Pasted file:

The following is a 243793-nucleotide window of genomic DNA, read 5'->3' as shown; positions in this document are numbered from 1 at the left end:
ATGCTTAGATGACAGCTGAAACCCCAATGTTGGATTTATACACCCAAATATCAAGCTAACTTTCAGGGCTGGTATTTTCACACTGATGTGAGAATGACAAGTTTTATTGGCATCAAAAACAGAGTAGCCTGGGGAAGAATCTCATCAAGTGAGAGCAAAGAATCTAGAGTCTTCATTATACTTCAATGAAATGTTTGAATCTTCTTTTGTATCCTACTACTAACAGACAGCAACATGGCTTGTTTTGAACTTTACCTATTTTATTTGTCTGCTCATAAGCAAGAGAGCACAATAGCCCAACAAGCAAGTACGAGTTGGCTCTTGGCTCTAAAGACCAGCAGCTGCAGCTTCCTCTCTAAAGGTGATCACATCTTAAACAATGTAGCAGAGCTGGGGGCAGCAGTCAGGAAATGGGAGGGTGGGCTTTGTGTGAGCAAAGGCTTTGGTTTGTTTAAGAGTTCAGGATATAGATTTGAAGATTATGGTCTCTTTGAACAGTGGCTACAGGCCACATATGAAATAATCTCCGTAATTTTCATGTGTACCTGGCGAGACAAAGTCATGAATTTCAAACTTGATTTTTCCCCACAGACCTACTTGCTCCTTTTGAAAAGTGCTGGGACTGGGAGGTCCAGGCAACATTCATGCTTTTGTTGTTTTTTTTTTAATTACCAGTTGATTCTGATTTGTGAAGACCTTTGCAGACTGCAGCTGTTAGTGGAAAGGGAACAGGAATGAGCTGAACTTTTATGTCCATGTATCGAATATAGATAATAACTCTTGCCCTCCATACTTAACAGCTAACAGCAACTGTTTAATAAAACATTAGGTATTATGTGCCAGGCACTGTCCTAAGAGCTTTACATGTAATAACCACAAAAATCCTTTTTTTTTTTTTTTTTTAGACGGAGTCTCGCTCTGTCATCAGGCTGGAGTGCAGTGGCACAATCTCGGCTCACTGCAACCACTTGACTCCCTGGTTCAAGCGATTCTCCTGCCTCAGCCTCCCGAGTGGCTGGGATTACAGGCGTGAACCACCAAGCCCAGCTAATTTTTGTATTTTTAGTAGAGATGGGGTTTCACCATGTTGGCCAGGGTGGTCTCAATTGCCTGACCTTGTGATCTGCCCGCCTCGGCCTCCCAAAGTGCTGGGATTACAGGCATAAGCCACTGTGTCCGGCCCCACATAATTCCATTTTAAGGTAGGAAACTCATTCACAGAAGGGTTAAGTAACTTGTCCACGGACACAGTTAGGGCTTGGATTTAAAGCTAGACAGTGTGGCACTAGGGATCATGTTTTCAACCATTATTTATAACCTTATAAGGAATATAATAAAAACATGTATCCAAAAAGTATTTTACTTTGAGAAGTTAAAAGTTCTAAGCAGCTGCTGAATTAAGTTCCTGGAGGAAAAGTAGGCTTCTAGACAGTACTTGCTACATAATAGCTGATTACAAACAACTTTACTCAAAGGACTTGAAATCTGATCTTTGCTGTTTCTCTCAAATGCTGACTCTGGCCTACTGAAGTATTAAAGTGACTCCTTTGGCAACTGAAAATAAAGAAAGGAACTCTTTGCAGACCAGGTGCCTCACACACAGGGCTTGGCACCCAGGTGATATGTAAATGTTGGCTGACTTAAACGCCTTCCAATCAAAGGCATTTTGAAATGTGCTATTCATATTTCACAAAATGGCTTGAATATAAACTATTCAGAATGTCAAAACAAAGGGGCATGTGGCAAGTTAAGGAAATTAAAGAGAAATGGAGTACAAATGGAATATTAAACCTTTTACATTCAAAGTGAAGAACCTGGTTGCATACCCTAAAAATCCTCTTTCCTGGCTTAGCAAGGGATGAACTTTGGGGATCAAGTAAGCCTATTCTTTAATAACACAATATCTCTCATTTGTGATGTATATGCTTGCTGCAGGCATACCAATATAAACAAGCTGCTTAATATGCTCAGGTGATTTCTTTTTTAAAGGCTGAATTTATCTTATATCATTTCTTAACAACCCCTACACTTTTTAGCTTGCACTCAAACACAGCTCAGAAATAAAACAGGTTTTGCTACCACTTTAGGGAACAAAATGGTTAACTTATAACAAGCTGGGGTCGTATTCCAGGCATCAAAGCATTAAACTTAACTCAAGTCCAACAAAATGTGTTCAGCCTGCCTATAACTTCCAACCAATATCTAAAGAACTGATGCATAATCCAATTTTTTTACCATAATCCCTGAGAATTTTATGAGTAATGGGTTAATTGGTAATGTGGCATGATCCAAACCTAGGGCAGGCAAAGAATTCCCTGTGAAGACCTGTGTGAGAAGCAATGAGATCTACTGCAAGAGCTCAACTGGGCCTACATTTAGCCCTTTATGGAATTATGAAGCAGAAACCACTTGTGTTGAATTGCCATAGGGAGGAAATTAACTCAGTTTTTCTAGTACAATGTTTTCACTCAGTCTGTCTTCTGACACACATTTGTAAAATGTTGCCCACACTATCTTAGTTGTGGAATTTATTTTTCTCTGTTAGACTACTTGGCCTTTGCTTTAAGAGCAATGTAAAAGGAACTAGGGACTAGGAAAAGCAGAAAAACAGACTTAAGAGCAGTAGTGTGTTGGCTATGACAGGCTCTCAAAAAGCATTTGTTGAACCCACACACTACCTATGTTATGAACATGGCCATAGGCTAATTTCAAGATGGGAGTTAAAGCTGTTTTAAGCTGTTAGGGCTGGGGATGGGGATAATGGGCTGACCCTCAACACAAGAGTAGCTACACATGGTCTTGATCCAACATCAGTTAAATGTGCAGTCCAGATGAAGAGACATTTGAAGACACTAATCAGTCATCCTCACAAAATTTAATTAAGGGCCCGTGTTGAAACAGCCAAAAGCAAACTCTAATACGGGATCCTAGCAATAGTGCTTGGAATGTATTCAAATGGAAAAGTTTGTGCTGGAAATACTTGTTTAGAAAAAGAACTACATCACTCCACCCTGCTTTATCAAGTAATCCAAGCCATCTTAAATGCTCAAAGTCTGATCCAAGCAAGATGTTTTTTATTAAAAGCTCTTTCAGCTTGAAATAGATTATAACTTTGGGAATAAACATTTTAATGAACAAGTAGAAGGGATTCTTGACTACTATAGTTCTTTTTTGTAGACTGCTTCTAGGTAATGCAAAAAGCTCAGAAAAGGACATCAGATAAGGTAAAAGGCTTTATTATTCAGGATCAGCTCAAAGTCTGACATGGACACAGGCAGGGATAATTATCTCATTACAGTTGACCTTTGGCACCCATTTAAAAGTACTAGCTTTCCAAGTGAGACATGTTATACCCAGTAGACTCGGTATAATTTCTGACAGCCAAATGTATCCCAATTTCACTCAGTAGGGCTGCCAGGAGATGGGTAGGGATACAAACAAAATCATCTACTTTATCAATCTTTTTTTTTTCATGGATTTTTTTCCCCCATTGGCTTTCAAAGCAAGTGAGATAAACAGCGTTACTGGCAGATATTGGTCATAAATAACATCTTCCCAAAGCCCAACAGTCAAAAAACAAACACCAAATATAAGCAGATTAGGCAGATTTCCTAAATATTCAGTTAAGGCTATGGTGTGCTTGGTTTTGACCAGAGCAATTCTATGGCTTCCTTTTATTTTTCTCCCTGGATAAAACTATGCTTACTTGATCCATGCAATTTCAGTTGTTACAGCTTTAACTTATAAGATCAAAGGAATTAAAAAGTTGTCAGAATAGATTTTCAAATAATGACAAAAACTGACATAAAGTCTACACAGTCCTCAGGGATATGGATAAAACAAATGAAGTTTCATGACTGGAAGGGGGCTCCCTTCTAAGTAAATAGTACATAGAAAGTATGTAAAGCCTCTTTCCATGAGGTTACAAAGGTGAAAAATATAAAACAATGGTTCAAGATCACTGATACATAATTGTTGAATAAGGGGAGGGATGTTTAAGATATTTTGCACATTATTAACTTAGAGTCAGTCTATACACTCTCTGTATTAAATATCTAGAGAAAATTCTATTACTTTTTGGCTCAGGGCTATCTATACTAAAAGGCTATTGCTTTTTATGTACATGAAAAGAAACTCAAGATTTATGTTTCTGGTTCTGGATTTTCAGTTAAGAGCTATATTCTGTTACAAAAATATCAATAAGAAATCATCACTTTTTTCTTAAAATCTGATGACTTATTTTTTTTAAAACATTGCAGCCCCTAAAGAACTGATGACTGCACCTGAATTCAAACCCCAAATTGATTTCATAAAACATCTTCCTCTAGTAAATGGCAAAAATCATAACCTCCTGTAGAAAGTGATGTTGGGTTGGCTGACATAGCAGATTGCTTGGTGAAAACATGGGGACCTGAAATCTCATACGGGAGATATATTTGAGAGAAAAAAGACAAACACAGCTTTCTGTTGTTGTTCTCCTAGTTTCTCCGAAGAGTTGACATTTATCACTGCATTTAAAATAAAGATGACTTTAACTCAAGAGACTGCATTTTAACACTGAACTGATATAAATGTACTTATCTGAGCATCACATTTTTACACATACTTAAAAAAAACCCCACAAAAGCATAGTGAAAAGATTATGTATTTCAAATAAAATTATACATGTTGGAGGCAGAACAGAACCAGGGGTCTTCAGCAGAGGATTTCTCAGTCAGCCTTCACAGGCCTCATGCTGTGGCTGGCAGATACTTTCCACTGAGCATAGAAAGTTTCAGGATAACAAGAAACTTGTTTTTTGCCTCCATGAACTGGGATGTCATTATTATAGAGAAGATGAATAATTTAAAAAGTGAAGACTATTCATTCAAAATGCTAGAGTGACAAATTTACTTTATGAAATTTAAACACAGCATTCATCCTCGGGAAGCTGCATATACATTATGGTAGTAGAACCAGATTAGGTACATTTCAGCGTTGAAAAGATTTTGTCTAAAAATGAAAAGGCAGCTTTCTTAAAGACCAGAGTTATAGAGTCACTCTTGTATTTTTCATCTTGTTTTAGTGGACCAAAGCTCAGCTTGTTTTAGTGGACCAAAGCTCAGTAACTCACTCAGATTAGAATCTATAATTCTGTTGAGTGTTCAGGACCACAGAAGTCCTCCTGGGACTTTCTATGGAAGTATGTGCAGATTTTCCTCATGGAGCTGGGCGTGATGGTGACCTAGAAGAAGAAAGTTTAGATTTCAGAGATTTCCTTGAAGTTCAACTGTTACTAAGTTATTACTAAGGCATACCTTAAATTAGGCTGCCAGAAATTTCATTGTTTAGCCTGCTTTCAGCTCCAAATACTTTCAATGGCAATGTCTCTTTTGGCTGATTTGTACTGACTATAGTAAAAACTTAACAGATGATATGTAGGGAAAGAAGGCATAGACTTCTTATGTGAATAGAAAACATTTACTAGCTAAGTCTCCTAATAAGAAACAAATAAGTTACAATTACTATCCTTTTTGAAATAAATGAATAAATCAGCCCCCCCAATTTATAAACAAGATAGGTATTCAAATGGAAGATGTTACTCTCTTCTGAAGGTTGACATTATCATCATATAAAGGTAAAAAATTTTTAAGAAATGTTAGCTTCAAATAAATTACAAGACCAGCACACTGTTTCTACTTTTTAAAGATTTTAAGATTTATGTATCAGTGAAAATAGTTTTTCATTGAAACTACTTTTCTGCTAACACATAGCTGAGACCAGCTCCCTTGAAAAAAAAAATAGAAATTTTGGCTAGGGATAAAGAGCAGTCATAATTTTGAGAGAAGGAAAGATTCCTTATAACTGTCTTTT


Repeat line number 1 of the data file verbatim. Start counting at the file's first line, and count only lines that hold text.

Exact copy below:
The following is a 243793-nucleotide window of genomic DNA, read 5'->3' as shown; positions in this document are numbered from 1 at the left end: